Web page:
Corzinenomics = Hoovernomics

Last week the New Jersey State Legislature passed a $29 billion budget for fiscal 2010 which begins on July 1,

Last week the New Jersey State Legislature passed a $29 billion budget for fiscal 2010 which begins on July 1, 2009. Governor Corzine's budget raises taxes on virtually all New Jerseyans during a period of rising unemployment, foreclosures and bankruptcies. There is one word to describe this policy: dumb.

Corzine is also continuing the practice of using one shot revenues to balance the books, a policy he has harshly-and rightly–condemned throughout his term.

Some of the highlights of Governor Corzine's budget as reported in the press are as follows:


— Raises taxes for one year on family income over $1,000,000, moving that top tax rate to 10.75 percent.

— Eliminates, for one year, property tax deduction on next year's state income tax for all taxpayers who earn more than $250,000, and caps deductions at $5,000 for those who earn $250,000 or less.

— Raises tax rates on wine and liquor — but not beer — by 25 percent.

— Increases taxes on cigarettes to $2.70 per pack — up 12.5 cents from the current tax.

— Taxes lottery winnings over $10,000.


— Eliminates property tax rebates for non-senior citizen, non-disabled homeowners with incomes over $75,000.

— Provides two-thirds of last year's rebate amount to homeowners who earn between $50,000 and $75,000. Those rebates are to average about $700.

— Provides last year's rebate amount to all senior citizens, disabled people and to others who earn under $50,000. For senior citizens, the rebates would average about $1,200; for non-seniors with incomes under $50,000, they would average $900.

— Eliminates property tax rebates for renters

In addition, taxpayers who earn between $400,000 and $1,000,000 will have their marginal tax rate increase for one year. Wanna bet? Those temporary income tax hikes in the budget will become permanent if Corzine is reelected. Christie must eliminate them as soon as he is elected and "make the tough decisions" to cut state spending, bringing it in line with revenues ASAP after January 1, 2010.

Reducing or eliminating property tax rebates is in effect a tax hike. New Jerseyans will be paying more in taxes than they did last year. Nevertheless, rebates never should have been instituted in the first place; they are a shell game. And the income tax is the worst tax there is, because it punishes individuals and families as their incomes increase and is a gross violation of privacy.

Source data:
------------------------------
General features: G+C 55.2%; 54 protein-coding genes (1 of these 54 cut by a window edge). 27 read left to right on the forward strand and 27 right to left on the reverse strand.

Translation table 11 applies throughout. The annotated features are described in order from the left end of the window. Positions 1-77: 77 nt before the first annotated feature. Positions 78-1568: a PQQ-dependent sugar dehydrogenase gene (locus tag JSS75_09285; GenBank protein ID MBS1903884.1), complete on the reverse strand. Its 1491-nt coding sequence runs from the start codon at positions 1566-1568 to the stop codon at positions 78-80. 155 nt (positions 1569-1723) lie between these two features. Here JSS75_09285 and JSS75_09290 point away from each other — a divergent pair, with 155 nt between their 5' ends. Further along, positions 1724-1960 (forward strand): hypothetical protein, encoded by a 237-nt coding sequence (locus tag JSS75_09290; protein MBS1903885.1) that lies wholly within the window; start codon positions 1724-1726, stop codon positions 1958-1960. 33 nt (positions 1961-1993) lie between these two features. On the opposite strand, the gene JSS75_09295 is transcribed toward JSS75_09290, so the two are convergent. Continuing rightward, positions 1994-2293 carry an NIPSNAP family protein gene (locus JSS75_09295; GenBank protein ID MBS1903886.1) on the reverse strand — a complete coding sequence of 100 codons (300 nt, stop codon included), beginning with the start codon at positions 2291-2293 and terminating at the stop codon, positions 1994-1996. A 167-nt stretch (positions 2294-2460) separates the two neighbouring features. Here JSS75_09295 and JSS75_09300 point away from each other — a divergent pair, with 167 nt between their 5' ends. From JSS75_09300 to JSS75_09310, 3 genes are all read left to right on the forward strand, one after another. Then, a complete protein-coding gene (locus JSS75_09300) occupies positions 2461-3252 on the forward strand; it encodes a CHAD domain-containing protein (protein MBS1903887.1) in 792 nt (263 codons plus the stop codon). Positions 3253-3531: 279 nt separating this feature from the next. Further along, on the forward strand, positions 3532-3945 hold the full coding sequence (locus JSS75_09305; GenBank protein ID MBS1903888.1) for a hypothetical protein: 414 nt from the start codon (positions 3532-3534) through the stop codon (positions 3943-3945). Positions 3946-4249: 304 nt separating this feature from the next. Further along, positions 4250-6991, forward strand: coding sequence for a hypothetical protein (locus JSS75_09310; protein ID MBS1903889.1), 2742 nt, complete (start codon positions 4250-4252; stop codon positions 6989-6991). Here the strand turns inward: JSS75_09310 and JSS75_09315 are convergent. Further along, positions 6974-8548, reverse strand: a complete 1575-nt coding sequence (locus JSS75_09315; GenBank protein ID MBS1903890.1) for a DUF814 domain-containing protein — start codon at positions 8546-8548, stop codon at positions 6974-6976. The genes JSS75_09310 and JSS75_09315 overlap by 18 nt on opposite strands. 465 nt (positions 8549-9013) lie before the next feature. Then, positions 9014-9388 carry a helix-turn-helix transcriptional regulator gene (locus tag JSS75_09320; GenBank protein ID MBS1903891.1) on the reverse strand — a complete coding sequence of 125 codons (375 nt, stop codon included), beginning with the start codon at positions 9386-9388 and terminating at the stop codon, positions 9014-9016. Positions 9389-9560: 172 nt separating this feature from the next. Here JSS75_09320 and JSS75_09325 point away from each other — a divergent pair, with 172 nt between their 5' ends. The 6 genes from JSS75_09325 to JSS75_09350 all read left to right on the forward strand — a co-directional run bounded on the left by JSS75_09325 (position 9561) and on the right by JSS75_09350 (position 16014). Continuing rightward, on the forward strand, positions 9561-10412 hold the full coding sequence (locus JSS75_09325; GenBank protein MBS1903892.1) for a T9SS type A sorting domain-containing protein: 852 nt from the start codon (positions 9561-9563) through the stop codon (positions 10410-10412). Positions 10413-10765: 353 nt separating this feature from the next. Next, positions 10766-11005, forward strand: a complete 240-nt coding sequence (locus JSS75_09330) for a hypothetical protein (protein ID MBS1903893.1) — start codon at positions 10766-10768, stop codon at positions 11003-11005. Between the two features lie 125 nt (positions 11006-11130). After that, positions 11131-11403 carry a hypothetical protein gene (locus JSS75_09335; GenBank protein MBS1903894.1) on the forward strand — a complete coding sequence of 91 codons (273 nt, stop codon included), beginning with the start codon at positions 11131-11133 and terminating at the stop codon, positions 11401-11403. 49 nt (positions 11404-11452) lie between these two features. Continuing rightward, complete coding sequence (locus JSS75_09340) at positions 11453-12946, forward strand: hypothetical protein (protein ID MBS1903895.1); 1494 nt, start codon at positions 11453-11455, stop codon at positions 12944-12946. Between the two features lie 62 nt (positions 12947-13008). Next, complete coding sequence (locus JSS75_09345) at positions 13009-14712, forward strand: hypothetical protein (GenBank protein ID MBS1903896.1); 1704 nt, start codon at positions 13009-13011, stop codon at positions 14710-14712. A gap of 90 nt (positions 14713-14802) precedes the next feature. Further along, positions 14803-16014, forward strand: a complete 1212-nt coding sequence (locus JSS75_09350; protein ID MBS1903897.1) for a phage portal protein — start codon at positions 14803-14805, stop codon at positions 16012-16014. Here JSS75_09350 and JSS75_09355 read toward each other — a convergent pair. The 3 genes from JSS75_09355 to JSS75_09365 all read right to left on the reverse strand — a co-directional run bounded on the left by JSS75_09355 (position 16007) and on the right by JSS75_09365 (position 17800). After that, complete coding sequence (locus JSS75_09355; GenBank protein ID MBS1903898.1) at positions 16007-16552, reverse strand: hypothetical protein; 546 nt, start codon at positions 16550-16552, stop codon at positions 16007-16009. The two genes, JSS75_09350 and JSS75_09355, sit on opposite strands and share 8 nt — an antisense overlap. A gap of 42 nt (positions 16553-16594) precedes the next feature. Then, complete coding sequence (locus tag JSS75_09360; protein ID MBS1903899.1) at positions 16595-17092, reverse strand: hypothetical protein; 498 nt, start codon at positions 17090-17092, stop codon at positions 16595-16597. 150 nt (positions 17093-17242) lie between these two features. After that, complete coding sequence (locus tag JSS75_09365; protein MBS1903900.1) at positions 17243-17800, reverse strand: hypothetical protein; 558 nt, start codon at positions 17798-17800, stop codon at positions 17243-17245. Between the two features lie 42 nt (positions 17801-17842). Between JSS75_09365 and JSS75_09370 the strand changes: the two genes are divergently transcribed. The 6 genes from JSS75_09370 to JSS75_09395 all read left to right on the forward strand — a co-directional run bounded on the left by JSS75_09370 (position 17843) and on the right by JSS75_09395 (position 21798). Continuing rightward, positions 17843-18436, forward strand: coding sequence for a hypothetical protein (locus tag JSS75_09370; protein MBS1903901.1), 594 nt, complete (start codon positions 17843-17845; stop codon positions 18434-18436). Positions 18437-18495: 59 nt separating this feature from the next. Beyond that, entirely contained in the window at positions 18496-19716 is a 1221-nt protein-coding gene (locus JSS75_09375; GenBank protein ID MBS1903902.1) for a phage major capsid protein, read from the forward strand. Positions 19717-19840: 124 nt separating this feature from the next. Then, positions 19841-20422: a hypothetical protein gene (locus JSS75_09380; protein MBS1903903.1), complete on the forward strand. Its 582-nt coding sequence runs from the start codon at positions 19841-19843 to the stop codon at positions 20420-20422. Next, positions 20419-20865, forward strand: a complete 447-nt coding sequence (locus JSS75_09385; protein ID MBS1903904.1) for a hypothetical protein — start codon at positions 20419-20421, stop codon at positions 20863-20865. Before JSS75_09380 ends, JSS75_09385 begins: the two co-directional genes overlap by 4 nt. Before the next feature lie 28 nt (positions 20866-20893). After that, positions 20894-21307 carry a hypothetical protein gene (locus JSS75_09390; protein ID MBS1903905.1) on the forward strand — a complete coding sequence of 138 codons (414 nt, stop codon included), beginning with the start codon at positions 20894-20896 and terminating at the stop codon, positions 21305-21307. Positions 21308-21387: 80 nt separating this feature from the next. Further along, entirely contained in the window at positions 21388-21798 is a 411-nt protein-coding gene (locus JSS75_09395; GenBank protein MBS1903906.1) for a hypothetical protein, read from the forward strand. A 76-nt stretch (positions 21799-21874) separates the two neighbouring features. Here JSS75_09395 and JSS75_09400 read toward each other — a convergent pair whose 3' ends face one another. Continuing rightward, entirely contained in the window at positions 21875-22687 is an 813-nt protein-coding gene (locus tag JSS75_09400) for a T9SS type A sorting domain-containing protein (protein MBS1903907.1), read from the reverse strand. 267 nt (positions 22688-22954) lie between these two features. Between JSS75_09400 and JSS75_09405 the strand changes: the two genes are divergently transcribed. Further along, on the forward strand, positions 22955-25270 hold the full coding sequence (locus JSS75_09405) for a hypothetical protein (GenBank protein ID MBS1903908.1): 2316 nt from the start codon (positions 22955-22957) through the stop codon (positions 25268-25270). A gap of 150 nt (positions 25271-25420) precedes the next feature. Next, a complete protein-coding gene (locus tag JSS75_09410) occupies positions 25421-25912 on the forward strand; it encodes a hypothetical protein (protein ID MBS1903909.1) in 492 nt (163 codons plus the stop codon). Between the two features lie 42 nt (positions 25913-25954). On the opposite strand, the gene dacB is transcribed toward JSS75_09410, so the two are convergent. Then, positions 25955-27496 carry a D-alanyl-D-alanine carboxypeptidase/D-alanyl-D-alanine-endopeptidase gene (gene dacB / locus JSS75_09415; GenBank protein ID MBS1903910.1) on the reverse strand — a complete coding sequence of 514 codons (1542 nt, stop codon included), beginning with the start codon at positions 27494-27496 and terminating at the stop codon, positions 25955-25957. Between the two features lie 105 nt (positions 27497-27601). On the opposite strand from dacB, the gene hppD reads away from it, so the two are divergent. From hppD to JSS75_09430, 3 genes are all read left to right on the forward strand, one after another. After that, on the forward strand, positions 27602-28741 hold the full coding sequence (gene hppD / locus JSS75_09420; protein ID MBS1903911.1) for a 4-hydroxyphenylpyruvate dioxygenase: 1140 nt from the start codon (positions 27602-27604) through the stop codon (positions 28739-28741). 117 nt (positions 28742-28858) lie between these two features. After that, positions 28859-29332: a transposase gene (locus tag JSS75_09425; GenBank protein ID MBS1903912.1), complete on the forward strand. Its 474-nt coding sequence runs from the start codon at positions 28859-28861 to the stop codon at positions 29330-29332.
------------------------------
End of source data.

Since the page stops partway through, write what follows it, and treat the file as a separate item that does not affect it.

But more fundamentally, Corzine is raising taxes during a depression. Yes, it is a depression-an unfortunate consequence of the cheap money policies of the Federal Reserve.

During a depression the economy eliminates the mistakes of the unsustainable boom. This means housing prices have to fall until supply and demand are brought back in balance. In addition, in other sectors of the economy that also got caught up in the boom, investments have to be liquidated in order to restore prosperity.

In the meantime, government spending will not "stimulate the economy"-the conventional view in DC, Trenton, on Main Street and on Wall Street. Government spending rose substantially and deficits ballooned under both Hoover and FDR, causing the depression to drag on until World War II "solved" the unemployment problem by increasing the ranks of the military by the millions to fight the Nazis and the Japanese.

The "cure" for what ails New Jersey and the nation is still the "old time remedies"-less taxes, less spending, less onerous regulations, and at the federal level stopping the printing presses.

Although the Depression of the 21st century was made in DC by the Federal Reserve, it will continue in both the country and New Jersey as long as Obamanomics and Corzinenomics continue in Washington and Trenton, respectively. Corzinenomics = Hoovernomics